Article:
The New York Times recently published an article on The Rocky Horror Picture Show, the movie version of which is 40 years old this year. It’s an okay article, looking back on the musical’s difficult transition from stage show to movie and its blossoming into a “self-updating” cultural phenomenon. Tim Curry, Barry Bostwick, Susan Sarandon, and Lou Adler [film producer] reminisce on their roles and offer some analysis, while Richard O’Brien, who is apparently angry at Adler, refuses to contribute anything significant. I find most interesting the following excerpt about Curry:
Mr. Curry, who is recovering from a stroke he had in 2012, was happy to reminisce about his screen creation turning 40. But there was a time when he tried to distance himself from his most famous role because he worried it was holding him back. “I finally sorted through that,” he said. “I realized I’d been lucky. I still feel lucky.”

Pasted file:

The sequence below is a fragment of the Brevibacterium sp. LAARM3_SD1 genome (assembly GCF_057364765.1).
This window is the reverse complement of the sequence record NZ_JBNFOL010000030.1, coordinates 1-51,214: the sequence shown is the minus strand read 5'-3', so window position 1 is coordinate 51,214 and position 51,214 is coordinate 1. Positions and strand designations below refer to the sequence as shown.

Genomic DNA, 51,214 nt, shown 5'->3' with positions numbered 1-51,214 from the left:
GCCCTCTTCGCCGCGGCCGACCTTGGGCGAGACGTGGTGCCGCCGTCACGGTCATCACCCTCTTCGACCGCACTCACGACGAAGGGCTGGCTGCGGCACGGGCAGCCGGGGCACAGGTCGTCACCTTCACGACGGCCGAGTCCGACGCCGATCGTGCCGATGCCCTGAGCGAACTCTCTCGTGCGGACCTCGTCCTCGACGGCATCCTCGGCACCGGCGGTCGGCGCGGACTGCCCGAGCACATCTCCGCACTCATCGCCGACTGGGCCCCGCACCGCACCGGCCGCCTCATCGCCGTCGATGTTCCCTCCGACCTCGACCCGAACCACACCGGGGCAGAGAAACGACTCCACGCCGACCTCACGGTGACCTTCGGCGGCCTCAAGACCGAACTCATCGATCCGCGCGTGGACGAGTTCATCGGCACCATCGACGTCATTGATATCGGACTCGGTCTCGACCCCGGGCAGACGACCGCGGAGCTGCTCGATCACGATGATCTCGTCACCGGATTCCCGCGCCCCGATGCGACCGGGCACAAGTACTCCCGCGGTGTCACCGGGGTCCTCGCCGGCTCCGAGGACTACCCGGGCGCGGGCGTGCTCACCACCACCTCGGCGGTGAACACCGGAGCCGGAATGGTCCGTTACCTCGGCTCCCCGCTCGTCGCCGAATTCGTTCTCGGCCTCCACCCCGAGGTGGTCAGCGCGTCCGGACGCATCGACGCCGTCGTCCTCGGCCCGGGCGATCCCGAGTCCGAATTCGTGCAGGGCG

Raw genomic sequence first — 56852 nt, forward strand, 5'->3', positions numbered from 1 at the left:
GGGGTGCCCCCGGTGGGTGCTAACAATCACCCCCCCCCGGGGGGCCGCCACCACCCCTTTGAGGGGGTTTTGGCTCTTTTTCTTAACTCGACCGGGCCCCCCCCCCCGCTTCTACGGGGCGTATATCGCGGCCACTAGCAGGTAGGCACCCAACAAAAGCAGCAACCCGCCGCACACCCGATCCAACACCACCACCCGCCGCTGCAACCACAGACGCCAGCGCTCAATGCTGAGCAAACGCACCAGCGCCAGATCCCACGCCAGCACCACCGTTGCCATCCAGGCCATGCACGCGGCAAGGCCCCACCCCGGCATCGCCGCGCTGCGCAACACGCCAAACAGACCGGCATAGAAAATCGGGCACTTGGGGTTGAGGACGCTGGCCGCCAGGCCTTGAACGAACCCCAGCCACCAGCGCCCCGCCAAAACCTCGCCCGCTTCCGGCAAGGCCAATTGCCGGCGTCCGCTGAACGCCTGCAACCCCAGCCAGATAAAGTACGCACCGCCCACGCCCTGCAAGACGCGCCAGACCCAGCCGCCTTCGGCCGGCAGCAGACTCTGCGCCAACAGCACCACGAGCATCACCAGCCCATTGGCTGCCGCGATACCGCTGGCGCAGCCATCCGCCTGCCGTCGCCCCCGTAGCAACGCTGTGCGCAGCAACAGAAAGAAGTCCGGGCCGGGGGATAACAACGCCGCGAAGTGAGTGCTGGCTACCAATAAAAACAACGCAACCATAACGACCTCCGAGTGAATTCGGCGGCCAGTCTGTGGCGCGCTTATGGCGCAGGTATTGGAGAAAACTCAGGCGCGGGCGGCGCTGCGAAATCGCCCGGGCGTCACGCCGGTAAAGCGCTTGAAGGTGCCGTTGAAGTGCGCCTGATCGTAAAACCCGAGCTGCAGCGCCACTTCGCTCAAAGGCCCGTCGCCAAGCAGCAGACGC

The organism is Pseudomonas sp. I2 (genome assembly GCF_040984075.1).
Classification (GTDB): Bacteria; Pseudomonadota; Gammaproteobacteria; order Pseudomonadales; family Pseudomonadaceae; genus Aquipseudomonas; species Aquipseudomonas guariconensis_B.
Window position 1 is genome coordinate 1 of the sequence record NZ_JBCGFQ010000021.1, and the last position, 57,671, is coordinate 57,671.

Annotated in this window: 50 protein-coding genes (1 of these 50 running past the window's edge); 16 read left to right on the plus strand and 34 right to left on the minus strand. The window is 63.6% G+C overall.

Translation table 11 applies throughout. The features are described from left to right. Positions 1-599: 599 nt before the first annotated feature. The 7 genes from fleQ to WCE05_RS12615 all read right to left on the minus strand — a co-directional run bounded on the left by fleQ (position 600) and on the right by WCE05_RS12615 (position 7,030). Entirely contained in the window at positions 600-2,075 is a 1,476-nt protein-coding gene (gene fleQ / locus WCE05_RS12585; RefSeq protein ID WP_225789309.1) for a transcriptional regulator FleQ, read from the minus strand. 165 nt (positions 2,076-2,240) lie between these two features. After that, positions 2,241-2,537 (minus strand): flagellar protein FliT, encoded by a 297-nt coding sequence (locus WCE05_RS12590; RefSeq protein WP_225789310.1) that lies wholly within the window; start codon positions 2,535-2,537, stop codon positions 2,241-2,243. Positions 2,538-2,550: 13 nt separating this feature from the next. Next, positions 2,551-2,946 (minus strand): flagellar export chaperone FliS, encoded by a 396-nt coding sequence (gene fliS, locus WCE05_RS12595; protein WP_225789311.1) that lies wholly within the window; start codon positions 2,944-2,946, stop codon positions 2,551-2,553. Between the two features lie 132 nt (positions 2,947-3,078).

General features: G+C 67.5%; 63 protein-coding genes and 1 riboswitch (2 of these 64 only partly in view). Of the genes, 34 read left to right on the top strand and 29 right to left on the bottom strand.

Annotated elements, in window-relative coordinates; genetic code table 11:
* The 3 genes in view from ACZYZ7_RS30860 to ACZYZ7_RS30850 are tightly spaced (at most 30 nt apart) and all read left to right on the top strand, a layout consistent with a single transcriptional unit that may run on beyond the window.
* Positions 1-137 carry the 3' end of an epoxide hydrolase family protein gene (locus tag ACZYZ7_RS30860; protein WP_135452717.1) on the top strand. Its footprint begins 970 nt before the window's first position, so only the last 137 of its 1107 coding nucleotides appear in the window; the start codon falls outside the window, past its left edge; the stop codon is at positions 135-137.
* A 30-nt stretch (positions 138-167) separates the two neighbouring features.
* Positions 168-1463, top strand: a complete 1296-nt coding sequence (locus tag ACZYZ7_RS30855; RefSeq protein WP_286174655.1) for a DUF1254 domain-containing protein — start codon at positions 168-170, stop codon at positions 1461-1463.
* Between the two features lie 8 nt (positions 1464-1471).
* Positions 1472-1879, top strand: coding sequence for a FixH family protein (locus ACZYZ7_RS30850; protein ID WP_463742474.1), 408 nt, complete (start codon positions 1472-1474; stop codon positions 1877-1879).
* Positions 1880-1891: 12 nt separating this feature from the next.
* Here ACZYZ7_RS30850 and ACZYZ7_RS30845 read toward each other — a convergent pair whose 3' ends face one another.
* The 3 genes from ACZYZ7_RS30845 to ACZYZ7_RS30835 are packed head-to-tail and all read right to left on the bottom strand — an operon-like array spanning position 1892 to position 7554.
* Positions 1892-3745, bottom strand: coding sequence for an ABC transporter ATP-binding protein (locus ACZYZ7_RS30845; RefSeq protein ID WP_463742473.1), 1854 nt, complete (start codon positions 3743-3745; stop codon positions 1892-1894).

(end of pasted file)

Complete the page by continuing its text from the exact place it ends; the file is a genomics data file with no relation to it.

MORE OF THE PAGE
Magenta has words about luck.
Anyway, back off that necessary tangent, I find Curry’s change from rejection to acceptance illuminating. It reminds me of Leonard Nimoy’s distance from [I Am Not Spock] and ultimate embrace [I Am Spock] of his iconic role in Star Trek. I think that both of them started off feeling limited by their famous roles. They felt that people confused them with their characters and that they risked typecasting. Eventually, though, they each seemed to have reinterpreted the audience’s love for those roles/characters as an asset, rather than a liability. Curry, talking about luck, seems to be referring to the rare privilege of a performer who is so successful that they end up embodying some crucial cultural moment and thus becoming objects of endless passionate fascination. Very few performers ever hit that definition of success, and, while it may not be the sort of critical acclaim for one’s talents that perhaps Curry originally sought, he recognizes the significance of personifying the zeitgeist. It’s a pretty damn cool thing to do, and he gets to do it. I think it’s very wise of him to realize that struggling against the momentum is a waste of time and that accepting it, even if that means accepting that his life has gone otherwise to his plans, is easier.